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Monday, October 10, 2011

Fibonacci Series: Introduction

Based on popular requests, I'm going to start a new series of posts called the Fibonacci Series (HA!)

It will explore a number of combinatorial interpretations of the Fibonacci series, and the elegance with which we could prove some Fibonacci-related theorems, using purely combinatorial arguments and minimal algebra.

Definition

A sequence $F_n$ is defined by $F_0 = 1, F_1 = 1$ and $F_{n+2} = F_{n+1} + F_n$. This sequence is called the Fibonacci sequence. The first few terms of the sequence is (starting with $F_0$): 1,1,2,3,5,8,13,21,...

Suppose there is a stair with $n$ steps, and one can climb it using "steps" or using "hops" where each step ascends the person by 1 step of stair, and each hop ascends the person by 2 steps.

For a stair with 2 steps, there are 2 ways one can climb it. By using 2 steps, or a hop. For a stair with 3 steps, there are 3 ways: step-hop, hop-step, or step-step-step. For 4 steps, there are 5 ways: 4 steps, step-step-hop, step-hop-step, hop-step-step, hop-hop.

Theorem: In general, for a stair with $n$ steps, there are exactly $F_n$ ways to climb it.

Proof:
Proof by induction.

The first action that one can take could be a step or a hop. If the first action is a step, then the climber must ascend the remaining $n-1$ steps with combinations of steps and hops. There are $F_{n-1}$ such ways.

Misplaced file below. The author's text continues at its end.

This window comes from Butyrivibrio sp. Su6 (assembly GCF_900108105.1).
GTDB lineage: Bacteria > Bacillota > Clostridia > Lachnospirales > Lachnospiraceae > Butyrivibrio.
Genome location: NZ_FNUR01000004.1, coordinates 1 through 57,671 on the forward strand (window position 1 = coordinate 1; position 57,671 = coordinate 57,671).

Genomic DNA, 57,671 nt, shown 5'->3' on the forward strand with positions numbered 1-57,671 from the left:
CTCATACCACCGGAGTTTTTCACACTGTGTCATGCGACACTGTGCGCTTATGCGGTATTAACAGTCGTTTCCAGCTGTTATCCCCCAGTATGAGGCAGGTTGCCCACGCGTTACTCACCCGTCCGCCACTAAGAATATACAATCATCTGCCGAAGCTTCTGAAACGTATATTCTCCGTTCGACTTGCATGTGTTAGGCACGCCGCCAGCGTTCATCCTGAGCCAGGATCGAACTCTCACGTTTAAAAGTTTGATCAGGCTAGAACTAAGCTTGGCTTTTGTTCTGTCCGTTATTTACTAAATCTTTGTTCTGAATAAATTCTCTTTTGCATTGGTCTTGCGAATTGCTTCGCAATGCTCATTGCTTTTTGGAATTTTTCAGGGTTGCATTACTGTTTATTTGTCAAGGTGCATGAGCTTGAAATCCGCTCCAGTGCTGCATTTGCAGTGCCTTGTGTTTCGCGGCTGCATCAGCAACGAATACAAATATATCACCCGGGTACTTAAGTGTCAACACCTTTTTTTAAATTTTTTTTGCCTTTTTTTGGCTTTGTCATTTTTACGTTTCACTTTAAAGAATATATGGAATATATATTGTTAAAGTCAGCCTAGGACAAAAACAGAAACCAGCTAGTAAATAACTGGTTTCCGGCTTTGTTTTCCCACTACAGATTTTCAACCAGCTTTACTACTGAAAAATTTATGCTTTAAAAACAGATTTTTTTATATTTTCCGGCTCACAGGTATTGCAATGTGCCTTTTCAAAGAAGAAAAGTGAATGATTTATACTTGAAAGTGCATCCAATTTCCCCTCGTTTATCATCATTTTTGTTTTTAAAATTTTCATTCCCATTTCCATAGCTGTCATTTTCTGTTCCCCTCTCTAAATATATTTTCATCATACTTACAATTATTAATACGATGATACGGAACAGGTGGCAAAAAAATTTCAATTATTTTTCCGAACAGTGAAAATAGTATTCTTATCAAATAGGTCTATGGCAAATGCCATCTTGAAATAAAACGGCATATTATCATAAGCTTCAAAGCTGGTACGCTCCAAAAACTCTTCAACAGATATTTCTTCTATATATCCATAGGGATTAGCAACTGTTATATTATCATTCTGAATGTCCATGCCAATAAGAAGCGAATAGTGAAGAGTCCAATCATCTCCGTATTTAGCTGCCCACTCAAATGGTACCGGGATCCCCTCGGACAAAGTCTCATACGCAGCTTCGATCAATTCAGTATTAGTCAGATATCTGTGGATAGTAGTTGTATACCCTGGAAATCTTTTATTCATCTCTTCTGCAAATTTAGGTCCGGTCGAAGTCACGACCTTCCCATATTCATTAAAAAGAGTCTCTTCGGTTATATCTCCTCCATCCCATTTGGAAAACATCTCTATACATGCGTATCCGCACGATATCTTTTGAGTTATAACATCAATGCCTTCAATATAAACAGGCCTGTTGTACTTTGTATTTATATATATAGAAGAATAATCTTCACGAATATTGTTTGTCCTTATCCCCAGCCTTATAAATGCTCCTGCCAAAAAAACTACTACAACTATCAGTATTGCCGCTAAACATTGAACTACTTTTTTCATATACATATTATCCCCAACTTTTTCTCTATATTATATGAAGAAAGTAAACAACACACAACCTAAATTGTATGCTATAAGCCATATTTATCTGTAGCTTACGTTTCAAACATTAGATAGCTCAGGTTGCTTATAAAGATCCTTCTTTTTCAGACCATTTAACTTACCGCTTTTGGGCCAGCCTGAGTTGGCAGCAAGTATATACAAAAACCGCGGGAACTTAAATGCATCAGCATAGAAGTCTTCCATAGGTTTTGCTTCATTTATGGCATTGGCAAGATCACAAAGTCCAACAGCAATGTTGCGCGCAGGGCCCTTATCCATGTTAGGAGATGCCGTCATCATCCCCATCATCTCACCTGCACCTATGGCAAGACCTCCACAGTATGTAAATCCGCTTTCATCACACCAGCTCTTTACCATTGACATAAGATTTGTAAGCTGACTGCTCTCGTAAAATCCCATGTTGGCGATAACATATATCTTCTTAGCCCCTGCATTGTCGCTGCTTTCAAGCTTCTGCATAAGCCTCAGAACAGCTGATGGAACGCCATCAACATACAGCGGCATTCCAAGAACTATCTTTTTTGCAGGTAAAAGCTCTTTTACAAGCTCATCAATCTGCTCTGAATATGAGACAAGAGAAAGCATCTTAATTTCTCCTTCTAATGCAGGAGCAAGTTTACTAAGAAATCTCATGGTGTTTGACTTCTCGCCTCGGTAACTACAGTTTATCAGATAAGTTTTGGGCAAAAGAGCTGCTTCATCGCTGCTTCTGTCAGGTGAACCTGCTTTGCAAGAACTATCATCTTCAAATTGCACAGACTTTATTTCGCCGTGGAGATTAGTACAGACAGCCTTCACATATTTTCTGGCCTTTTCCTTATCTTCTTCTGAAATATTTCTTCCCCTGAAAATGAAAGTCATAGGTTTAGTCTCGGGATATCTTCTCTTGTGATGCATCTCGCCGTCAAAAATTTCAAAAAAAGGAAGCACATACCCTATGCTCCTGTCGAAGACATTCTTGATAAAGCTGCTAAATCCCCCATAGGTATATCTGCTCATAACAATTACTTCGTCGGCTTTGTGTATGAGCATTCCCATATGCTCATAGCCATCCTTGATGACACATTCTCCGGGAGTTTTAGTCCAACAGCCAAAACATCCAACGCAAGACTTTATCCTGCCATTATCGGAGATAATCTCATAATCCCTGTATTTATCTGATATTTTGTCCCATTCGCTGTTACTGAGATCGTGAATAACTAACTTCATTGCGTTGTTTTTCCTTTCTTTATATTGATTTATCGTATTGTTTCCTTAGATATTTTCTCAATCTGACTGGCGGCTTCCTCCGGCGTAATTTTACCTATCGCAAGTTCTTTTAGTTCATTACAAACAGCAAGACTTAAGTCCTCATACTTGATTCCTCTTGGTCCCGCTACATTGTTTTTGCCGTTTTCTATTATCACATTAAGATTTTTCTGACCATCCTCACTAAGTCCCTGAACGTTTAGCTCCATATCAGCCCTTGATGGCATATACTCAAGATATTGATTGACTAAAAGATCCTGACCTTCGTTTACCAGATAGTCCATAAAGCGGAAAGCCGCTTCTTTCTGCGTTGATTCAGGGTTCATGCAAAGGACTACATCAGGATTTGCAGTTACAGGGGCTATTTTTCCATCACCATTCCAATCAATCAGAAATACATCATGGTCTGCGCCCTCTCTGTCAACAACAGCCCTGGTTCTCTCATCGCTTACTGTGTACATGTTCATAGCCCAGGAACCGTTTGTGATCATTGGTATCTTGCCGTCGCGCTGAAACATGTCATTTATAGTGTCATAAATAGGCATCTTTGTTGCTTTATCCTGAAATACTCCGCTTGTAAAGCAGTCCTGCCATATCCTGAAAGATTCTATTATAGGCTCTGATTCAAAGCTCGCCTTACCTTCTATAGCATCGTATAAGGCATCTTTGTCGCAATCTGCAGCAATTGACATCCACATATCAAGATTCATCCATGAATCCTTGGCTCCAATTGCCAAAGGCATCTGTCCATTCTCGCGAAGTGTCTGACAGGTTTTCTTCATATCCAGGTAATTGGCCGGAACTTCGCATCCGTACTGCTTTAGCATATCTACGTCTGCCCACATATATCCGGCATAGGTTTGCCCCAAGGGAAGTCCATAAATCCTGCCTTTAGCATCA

If the first action is a hop, then the climber must ascend the remaining $n-2$ steps, and there are $F_{n-2}$ ways to do so.

These two cases are mutually exclusive, so in total there are $F_{n-1} + F_{n-2}$ ways to climb. This is exactly the recursive equation for the Fibonacci series, and since the first few terms agree, we conclude that in general the number of ways to climb an $n$-step stair is $F_n$.

Exercise:

There are many more possible combinatorial interpretations of the Fibonacci sequence. For the rest of the series, we are going to use the stair-climbing interpretation, but the following interpretations are just as useful.

1. Prove that $F_{n+1}$ is the number of binary numbers with $n$ digit such that there are no two consecutive zeroes.

2. Prove that $F_{n+1}$ is the number of subset from the set $\{ 1, 2, \dots, n \}$ without two consecutive numbers.

3. Prove that $F_{n-2}$ is the number of ways to tile a $1 \times n$ board with tiles of length 2 or longer.

4. Prove that $F_{n-1}$ is the number of ways to tile a $1 \times n$ board with tiles that have odd length.

5. Prove that $F_n$ is the number of permutation $(a_1, \dots, a_n)$ of $\{ 1, \dots, n \}$ such that for each $i$, $|a_i - i| \leq 1$.

6. Prove that $F_{2n+1}$ is the number of ternary numbers with $n$ digits where a 0 is never followed by a 2.

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